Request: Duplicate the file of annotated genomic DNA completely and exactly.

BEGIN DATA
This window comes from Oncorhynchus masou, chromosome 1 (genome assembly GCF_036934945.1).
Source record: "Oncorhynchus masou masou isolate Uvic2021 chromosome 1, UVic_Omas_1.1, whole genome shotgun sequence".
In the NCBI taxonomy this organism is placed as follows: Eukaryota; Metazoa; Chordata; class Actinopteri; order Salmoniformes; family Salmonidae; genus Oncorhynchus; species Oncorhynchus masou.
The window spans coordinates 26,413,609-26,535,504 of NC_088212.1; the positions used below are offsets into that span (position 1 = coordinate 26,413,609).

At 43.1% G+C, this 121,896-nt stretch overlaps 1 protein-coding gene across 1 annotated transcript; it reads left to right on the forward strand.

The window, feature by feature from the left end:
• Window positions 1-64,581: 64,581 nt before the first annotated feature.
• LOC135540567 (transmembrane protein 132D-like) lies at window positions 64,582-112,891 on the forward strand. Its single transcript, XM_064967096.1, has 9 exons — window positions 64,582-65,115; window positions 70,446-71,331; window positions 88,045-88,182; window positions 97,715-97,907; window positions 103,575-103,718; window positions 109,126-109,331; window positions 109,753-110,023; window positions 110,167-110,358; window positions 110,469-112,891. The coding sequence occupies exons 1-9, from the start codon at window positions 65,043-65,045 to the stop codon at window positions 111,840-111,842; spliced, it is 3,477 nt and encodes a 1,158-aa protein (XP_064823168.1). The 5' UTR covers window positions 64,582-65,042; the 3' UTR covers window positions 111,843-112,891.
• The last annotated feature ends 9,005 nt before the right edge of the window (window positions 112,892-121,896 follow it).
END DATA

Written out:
This window comes from Oncorhynchus masou, chromosome 1 (genome assembly GCF_036934945.1).
Source record: "Oncorhynchus masou masou isolate Uvic2021 chromosome 1, UVic_Omas_1.1, whole genome shotgun sequence".
In the NCBI taxonomy this organism is placed as follows: Eukaryota; Metazoa; Chordata; class Actinopteri; order Salmoniformes; family Salmonidae; genus Oncorhynchus; species Oncorhynchus masou.
The window spans coordinates 26,413,609-26,535,504 of NC_088212.1; the positions used below are offsets into that span (position 1 = coordinate 26,413,609).

At 43.1% G+C, this 121,896-nt stretch overlaps 1 protein-coding gene across 1 annotated transcript; it reads left to right on the forward strand.

The window, feature by feature from the left end:
• Window positions 1-64,581: 64,581 nt before the first annotated feature.
• LOC135540567 (transmembrane protein 132D-like) lies at window positions 64,582-112,891 on the forward strand. Its single transcript, XM_064967096.1, has 9 exons — window positions 64,582-65,115; window positions 70,446-71,331; window positions 88,045-88,182; window positions 97,715-97,907; window positions 103,575-103,718; window positions 109,126-109,331; window positions 109,753-110,023; window positions 110,167-110,358; window positions 110,469-112,891. The coding sequence occupies exons 1-9, from the start codon at window positions 65,043-65,045 to the stop codon at window positions 111,840-111,842; spliced, it is 3,477 nt and encodes a 1,158-aa protein (XP_064823168.1). The 5' UTR covers window positions 64,582-65,042; the 3' UTR covers window positions 111,843-112,891.
• The last annotated feature ends 9,005 nt before the right edge of the window (window positions 112,892-121,896 follow it).